Sawmill Builds on Success of Cahaba Valley Pallet Mill; Cornell Industrial Scragg Mill Allows Company to Integrate Operations
Cahaba Valley: Cornell Industrial scragg mill allows Alabama company to integrate operations and build on the success of its pallet plant; lubricant system one key to success.
By Jack Petree
Date Posted: 3/1/2000
SELMA, Ala. — When Pallet Enterprise featured Cahaba Valley Timber Company in 1998, the pallet plant had become a showcase for the industry in just five short years.
Using a philosophy of hiring the best people they could find and providing them with first-rate machinery, brothers George and Jim Yocum began with a start-up manufacturing company employing a half-dozen people. It has grown to a business of 45 employees that produces almost 700,000 new pallets per year.
The partnership launched an associated venture that promises to be equally successful, Cahaba Valley Lumber Company. The sawmill business is being built on the same approach that made the pallet company grow so rapidly. "Our equipment suppliers are some of the finest people we know, and the Lord has blessed us with our employees," said George. "After some initial adjustments, the mill is performing well and is having a very positive impact on our pallet operation."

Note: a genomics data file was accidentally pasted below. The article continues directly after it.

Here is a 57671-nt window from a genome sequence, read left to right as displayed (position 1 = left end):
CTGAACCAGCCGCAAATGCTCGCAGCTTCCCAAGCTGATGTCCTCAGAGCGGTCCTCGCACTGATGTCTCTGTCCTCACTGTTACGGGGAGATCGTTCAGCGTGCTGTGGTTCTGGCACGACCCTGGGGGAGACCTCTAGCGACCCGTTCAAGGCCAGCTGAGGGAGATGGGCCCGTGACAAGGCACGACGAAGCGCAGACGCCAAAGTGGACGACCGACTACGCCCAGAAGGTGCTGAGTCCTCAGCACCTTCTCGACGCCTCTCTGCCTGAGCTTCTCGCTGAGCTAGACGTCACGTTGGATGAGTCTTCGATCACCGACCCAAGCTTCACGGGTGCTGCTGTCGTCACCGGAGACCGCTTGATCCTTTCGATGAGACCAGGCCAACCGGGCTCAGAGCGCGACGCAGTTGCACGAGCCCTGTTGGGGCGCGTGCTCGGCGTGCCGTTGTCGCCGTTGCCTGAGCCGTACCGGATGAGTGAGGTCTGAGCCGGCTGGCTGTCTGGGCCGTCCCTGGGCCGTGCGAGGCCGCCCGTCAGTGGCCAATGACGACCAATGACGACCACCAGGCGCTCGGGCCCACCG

Both businesses are located in Selma a community nearing 30,000 people located in central Alabama. The pallet company serves a variety of manufacturers in the region, including paper companies, the automotive industry, American Candy Company, metallurgical businesses and others. With modern equipment supplied largely by Viking Engineering, Cornell Industrial, and Brewer Inc., Cahaba Valley Timber manufactures both block and stringer pallets.
The Yocums are the fourth generation of their family to make a living in the forest products industry. When they started the pallet mill, they were able to build on good supplier relationships with a number of sawmills throughout the South and East, and even Canada, in order to buy raw material. The company bought 4x6 and 4x8 hardwood cants and processed them with one of three resaw systems.
Almost from the beginning, however, the partners have had a desire for a fully integrated operation that would give them greater control of their business. Sawmills have closed and will continue to close in the future as timber supplies become more restrictive, George noted. To provide pallet customers with stability in supply and price, the partners decided to look into establishing their own sawmill.